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What Is an Arrest Affidavit?

An arrest affidavit is a form filled out when an individual is taken into police custody.
An arrest affidavit must be signed by the individual completing it.
Arrest affidavits are completed to secure a warrant for someone's arrest.
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  • Written By: N. Madison
  • Edited By: Jenn Walker
  • Last Modified Date: 04 July 2014
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An arrest affidavit is a form a law enforcement official fills out in relation to an arrest. Often, this form is completed when a police officer wants to secure an arrest warrant. In such a case, it is used to present the facts of a case and demonstrate probable cause for arresting an individual. The affidavit may be presented to a magistrate or judge, who then determines whether or not to issue the arrest warrant. This type of form may also be completed after an arrest has already taken place in some jurisdictions. In this situation, it may be referred to as an arrest report as well.

Every arrest affidavit must be signed by the party who prepared it. Law enforcement officials are expected to take great care in preparing them and provide detailed information. If an official leaves an important detail out or makes a mistake with relating facts, his request for a warrant may be denied.

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When an arrest affidavit is used to secure an arrest warrant, it is considered a statement made under oath. If the party who completes the affidavit lies or intentionally obscures the truth, he may face perjury penalties. To obtain an arrest warrant, a law enforcement official usually has to provide details of the facts of a case and show why he believes the facts he has provided are enough to arrest the individual in question. Depending on the jurisdiction, an arrest warrant may be issued for a person who is suspected of committing a crime or is in the process of committing a crime. In fact, a jurisdiction’s laws may allow for an individual to be arrested because there is good reason to believe he is preparing to commit a crime.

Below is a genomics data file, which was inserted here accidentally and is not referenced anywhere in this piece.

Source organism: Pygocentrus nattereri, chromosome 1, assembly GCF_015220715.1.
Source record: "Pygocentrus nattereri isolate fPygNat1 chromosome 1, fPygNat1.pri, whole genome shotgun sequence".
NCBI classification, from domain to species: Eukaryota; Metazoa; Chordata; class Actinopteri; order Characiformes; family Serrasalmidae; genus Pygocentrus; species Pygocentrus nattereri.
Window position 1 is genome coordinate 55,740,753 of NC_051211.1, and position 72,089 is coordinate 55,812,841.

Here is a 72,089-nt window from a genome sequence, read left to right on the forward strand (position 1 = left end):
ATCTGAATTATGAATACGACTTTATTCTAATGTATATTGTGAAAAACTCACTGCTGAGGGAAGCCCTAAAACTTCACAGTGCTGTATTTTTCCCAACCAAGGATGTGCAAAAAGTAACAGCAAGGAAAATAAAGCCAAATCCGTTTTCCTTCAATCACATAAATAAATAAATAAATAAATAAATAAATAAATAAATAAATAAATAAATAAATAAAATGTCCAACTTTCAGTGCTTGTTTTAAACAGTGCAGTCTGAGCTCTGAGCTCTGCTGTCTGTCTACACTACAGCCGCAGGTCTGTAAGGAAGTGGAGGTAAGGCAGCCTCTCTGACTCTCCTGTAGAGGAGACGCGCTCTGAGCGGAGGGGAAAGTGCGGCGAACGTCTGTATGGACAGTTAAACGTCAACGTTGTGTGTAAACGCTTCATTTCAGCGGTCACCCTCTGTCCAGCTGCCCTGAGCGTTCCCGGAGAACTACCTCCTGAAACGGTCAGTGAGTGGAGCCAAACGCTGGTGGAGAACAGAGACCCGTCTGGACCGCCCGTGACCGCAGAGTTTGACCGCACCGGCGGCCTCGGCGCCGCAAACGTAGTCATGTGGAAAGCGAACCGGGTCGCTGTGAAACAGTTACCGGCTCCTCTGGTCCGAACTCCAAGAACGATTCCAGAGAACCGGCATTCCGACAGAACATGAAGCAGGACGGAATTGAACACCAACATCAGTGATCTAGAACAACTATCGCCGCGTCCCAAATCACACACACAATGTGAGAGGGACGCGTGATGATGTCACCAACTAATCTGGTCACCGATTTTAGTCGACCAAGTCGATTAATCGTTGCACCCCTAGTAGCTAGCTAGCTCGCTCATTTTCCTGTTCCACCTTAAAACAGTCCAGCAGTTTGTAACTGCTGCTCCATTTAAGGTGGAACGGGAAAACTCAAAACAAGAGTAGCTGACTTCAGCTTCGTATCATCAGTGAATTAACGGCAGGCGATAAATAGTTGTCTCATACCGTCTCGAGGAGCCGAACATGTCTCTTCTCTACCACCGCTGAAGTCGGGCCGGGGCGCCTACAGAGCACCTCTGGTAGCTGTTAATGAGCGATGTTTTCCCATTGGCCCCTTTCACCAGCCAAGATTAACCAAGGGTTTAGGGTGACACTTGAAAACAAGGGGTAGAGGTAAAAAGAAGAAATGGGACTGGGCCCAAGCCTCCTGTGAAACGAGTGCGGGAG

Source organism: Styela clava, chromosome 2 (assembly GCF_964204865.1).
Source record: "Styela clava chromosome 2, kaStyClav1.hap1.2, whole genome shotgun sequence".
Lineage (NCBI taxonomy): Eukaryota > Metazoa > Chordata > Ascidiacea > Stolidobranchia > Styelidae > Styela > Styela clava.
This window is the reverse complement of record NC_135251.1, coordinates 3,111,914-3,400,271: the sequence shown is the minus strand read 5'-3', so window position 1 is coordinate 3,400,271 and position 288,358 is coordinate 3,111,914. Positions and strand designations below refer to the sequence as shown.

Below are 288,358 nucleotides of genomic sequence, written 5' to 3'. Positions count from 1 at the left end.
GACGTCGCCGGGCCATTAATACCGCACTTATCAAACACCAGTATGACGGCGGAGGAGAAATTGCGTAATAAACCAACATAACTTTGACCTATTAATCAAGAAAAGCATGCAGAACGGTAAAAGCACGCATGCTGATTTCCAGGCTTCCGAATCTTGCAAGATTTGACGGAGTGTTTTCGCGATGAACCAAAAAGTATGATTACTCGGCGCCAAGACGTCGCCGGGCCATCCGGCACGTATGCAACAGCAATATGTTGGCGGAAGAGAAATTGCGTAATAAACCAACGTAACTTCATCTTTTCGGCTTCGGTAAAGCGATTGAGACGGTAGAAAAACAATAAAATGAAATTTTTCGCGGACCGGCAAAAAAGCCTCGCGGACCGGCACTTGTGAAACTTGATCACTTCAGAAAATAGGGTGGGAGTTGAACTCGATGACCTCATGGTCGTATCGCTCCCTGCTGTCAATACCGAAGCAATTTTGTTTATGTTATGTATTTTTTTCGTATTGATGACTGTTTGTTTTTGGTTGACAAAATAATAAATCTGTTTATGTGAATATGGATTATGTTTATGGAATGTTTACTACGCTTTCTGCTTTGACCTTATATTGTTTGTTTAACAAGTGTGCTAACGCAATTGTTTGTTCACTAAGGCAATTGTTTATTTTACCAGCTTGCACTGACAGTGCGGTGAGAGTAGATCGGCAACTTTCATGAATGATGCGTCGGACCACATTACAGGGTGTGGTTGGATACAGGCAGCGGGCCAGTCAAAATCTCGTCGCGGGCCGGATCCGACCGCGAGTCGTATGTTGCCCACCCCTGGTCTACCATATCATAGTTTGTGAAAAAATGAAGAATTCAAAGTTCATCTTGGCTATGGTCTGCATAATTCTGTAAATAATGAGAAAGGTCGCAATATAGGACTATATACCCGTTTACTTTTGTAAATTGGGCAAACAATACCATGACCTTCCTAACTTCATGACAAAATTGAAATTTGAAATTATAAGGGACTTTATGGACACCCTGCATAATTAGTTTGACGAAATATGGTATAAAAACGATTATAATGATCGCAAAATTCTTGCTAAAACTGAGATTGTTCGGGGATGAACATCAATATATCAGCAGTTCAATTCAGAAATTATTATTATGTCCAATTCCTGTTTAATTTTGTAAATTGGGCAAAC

An arrest affidavit may be used after an officer has already made an arrest. For example, if a police officer sees a criminal in the act of committing a crime, there may be no need for an arrest warrant. Likewise, if a person’s suspicious behavior gives police reason to believe he has committed a crime, they may not need a warrant. In such a case, the police officer may be required to complete an affidavit after the arrest and detail why he arrested the suspect. As with the affidaits that are used in obtaining a warrant, this type of affidavit is considered an oath, and the preparer may face perjury charges if it includes falsehoods.

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Discuss this Article

anon943936
Post 4

Oh, no! They'd never lie! And yet, it is strange that they use the same cut-and-paste language in nearly every affidavit that begins with a traffic stop and DUI suspicion.. Maybe all suspected drivers act and look exactly the same.

anon941004
Post 3

Being a retired officer of 21 years I can say that when you write an arrest affidavit, it best be true and factual. This paper will follow you the rest of life. It's called "paper trail" and it will either make you a creditable officer or not creditable officer and/or a perjured officer, which results in being charged by the state.

SZapper
Post 2

@JaneAir - I think usually the real truth falls somewhere between the official version and the TV version, so to speak. I'm sure police officers have to balance the actual law with their desire to catch the bad guys!

I've never had any personal experience with an arrest affidavit myself but I guess this isn't the sort of document a person wants to frame and put on the wall! I'd also imagine that if a person gets their case expunged the affidavit would be gone as well.

JaneAir
Post 1

It's interesting that the whole process of getting an arrest affidavit is supposed to be so exact and official. Most law related TV shows make it look like police officers bend the truth a lot to get their warrant. But if lying on an arrest affidavit is considered perjury and punishable by law I doubt this happens much in real life. At least I hope not!

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